Updated with new information, including comments from Sarepta CEO Chris Garabedian.
CAMBRIDGE, Mass. ( TheStreet) -- Important and welcome news out this morning from Sarepta Therapeutics (SRPT). Following a meeting with FDA officials, the company intends to submit an application seeking the approval of eteplirsen for the treatment of Duchenne muscular dystrophy.
Sarepta will submit the approval filing in the first half of 2014, the company said Wednesday.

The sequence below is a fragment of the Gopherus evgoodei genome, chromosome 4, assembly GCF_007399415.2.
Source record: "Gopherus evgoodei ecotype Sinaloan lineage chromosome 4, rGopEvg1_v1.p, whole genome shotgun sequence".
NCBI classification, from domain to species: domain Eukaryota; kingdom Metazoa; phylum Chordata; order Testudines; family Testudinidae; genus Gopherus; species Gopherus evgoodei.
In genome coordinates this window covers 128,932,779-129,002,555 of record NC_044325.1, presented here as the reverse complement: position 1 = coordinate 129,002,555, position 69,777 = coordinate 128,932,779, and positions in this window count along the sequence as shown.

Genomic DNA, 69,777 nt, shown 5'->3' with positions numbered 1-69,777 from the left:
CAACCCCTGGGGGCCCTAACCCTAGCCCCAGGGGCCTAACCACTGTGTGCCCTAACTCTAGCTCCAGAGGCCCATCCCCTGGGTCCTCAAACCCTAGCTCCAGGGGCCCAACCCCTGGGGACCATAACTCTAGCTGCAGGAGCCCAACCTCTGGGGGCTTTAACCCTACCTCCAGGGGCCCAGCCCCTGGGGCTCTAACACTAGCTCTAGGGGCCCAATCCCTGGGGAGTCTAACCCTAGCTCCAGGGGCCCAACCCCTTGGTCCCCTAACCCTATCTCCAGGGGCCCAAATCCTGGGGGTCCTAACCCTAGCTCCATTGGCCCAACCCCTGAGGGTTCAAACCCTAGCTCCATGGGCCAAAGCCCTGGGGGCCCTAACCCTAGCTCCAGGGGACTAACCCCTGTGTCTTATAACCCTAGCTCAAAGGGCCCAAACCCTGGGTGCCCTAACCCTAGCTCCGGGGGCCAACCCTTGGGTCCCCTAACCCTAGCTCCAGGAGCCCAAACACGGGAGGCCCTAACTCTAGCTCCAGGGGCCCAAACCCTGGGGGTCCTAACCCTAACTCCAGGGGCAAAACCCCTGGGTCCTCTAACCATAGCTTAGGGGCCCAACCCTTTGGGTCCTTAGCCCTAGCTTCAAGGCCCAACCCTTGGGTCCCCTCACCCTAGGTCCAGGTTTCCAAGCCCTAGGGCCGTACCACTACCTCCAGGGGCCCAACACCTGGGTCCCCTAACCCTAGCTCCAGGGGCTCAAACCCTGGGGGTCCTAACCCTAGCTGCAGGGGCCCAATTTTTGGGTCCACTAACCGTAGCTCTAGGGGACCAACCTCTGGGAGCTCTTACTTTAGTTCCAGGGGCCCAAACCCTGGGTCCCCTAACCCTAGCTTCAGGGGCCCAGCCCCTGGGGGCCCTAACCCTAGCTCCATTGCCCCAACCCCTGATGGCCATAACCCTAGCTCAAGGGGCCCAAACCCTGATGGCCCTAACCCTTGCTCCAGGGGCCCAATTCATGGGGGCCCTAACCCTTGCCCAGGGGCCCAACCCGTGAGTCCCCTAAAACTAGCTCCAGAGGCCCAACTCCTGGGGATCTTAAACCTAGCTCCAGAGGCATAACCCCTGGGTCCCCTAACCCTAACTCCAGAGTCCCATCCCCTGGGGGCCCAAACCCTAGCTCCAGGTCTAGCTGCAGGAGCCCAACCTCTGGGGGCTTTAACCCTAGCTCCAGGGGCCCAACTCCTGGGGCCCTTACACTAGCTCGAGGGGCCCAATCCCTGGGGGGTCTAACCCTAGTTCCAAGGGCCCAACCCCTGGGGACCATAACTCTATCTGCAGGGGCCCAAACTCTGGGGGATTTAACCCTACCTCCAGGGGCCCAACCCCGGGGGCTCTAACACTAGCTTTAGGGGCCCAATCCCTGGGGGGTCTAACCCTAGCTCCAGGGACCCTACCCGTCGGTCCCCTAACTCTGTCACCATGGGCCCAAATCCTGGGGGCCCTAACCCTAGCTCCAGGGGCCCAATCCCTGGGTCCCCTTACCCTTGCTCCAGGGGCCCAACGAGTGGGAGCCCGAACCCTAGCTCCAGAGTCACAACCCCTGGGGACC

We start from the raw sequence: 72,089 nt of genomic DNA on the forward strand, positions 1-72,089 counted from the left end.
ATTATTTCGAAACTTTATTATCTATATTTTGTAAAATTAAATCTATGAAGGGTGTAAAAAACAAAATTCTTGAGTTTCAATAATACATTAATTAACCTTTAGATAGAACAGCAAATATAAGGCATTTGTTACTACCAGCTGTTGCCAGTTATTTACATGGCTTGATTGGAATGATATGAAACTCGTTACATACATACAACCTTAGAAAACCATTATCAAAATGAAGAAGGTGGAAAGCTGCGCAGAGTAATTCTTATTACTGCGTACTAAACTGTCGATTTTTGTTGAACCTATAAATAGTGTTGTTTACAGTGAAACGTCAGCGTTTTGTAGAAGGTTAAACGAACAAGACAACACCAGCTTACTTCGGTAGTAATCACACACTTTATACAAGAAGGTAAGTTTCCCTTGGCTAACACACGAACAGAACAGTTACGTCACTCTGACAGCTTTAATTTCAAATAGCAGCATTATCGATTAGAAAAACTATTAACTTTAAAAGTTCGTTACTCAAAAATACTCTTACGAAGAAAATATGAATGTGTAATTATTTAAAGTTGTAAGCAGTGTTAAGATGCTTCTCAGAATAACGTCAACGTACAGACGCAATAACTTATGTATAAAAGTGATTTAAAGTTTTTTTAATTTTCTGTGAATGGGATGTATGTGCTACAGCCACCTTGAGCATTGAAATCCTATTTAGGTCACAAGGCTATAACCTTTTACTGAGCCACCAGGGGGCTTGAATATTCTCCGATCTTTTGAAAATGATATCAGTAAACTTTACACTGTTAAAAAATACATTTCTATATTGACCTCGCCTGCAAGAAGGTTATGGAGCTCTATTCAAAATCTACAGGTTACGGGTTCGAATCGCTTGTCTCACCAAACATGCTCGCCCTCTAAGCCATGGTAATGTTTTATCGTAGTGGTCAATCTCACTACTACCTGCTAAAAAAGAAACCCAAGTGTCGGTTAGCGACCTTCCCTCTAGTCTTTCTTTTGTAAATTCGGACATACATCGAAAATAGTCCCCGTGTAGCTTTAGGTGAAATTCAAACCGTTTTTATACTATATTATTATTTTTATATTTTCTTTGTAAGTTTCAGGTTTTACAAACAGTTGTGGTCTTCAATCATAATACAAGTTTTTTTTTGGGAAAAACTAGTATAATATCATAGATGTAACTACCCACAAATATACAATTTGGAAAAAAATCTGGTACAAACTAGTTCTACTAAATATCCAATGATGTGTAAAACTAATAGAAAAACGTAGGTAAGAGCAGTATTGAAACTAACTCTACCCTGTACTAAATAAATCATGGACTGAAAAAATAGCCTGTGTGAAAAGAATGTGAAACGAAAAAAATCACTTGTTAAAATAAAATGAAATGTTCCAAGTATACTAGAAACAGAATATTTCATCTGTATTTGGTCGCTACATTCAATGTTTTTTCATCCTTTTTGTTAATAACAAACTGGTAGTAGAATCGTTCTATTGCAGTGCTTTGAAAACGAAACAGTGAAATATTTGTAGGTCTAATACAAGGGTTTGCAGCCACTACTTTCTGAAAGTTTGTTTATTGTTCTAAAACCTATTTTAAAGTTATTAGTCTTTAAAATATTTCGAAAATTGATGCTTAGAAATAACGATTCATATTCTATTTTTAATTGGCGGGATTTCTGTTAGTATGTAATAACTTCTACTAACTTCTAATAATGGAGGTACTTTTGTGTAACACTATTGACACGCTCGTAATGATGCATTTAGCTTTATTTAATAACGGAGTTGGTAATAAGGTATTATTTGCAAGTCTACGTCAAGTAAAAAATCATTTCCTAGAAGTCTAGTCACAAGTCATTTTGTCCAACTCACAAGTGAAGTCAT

And with that announcement, Sarepta shares fell -- hard. The stock is down 15 percent to $39.60 but sank as much as 17 percent earlier in the day.WTF? Sarepta's announcement Wednesday raised concerns that FDA, while willing to review eteplirsen, remains unenthusiastic about the limited clinical data available to date. Essentially, skeptics believe Sarepta nagged the FDA into allowing an eteplirsen approval filing to proceed, in part to ameliorate the demands of parents of DMD kids who've been lobbying hard for a speedy drug approval. Here's how Sarepta described the decision to file in its press release this morning: The decision to submit an NDA for eteplirsen in 2014 is based on productive interactions with the FDA in a meeting that occurred this week. That meeting was a follow-up to the FDA's review of two recently submitted summary documents that included data on dystrophin and clinical outcomes from the existing eteplirsen studies. The FDA stated in pre-meeting comments that the Agency is "open to considering an NDA based on these data for filing." The Agency, however, requested additional information related to the methodology and verification of dystrophin quantification. Sarepta believes the requests from the Agency can be addressed and incorporated into an NDA submission in the first half of 2014. From this cautious wording, it does seem as if FDA still has some reservations about the eteplirsen data. That's all Sarepta bears (and weak-handed bulls) needed to send the stock lower. A bunch of analyst downgrades contributed to the sell off. Sarepta CEO Chris Garabedian, in a phone interview this morning, says the company chose deliberately to use cautious language to describe the meeting with FDA and the decision to file eteplirsen. "The FDA has to be very careful with their language and their words, and because they're measured with their words, it requires us to be equally careful," he said. Still, Sarepta chose to announce its intention to seek eteplirsen's approval today, less than a day after its sit-down with FDA, because the agency made it clear that it was ready to review the drug. "The last time we met with FDA to discuss an early filing, we waited for the
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